John Ainley: The truth is out there (but your leadership conversations might not find it)

In every executive team it is critical that open, honest conversations are the bedrock of our debates and decisions. In reality however, most teams have superficial conversations related to uncontroversial operational issues that tend to be more about each team member protecting their own departments and teams from scrutiny; protecting their vulnerabilities rather than speaking openly and honestly.

Call it an executive filter if you like, where team members prefer to project confidence and an assurance that everything is under control rather than discuss uncertainty. This unwillingness to speak openly and address disagreements, uncertainties, or what is really going on for each team member, can be a significant barrier to an organisation’s ultimate success.

Speak the truth

My encouragement is for leaders to speak the truth as they see it; to be aware that what they’re seeing and hearing might not be the truth. It’s a theme of deep conversations facing into difficulties, not avoiding, or being worried about being seen to be looking good or on top of everything. But being free and able to have a discussion about what has gone well and what needs paying attention to without the fear of being seen as foolish by other members of the team.

I mentioned in my last post that organisations become shadows of their leaders. If a CEO shows a willingness to be vulnerable and be challenged, as well as challenging, in a way that isn’t disrespectful but that is searching for the truth, then the executive team and the rest of the organisation will follow the CEO’s lead.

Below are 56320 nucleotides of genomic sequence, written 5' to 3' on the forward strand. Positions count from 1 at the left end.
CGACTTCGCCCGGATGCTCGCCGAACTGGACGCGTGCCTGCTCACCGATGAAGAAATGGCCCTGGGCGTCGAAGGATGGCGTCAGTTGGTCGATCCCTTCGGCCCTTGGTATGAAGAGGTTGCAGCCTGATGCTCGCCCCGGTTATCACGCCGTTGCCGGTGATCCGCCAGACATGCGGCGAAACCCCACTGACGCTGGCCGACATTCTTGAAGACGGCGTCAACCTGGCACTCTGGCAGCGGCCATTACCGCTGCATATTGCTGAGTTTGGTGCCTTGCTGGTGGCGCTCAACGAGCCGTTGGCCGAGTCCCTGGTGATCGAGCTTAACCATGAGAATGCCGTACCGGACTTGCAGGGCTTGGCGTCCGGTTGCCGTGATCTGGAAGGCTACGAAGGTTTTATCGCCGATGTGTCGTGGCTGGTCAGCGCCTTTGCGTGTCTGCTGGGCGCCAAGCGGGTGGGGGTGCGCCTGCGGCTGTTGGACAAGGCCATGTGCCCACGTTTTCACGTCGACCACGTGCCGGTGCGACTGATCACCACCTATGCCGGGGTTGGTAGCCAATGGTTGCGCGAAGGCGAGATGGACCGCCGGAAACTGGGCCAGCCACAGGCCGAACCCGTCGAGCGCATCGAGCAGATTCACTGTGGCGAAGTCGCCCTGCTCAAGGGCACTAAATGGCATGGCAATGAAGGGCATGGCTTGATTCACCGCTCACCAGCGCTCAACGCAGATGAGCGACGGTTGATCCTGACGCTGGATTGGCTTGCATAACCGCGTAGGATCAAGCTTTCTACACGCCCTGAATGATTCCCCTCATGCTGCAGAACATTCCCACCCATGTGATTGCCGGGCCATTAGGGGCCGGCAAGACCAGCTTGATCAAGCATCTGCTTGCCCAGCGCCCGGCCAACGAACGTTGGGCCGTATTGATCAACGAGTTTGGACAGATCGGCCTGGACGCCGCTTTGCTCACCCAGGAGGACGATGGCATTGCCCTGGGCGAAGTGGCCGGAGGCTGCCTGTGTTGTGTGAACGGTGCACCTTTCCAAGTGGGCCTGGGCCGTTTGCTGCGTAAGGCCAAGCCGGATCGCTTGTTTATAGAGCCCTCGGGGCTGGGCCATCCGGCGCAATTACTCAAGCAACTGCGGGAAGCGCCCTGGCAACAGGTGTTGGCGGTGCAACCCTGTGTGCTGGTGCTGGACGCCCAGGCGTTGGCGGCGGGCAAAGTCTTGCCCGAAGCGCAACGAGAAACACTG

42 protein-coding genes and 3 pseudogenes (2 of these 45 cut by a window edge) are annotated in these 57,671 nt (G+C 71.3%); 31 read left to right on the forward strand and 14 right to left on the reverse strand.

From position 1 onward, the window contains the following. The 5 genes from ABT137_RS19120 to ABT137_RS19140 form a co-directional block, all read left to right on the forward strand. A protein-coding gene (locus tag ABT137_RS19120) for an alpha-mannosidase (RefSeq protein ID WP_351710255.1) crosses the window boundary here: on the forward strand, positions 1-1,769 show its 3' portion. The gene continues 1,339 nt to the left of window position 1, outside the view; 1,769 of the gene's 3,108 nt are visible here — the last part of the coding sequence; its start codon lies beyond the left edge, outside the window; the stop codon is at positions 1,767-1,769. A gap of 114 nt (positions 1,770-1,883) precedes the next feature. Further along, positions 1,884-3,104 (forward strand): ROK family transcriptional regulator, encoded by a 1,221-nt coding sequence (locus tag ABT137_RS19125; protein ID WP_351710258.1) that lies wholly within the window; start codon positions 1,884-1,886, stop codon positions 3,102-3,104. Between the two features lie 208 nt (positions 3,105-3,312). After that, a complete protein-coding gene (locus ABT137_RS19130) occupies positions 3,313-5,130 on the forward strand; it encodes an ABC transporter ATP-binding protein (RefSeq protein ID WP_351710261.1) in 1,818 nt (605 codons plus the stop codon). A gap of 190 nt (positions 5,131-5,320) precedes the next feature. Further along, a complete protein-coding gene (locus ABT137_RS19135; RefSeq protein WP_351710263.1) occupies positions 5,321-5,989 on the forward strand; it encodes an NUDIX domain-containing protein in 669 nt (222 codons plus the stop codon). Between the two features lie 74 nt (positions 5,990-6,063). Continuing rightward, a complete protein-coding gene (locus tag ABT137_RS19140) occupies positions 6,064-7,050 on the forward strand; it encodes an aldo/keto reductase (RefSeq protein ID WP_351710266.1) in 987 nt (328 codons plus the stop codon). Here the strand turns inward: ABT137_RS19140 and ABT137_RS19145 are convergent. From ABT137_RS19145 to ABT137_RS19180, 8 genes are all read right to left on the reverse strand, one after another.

Blood, toil, tears and sweat

This doesn’t mean that there are not times when putting on a show of being in complete control at critical times is very important. People will listen and respond to that confidence. If you’ve watched the recent Churchill film – Darkest Hour – there was a great example of a leader needing to project confidence even though behind the scenes he, and his war cabinet, were plagued by self-doubt and division.

Of course, Darkest Hour is the exception. In the day-to-day business of running an organisation, Churchillian rhetoric is not what is needed most of the time. An environment where leaders and their teams feel comfortable to admit weaknesses and challenge each other openly without fear of being labelled as weak, foolish or out of control, will ultimately bear far greater dividends than a culture that allows executives to shape their own, highly veneered narrative.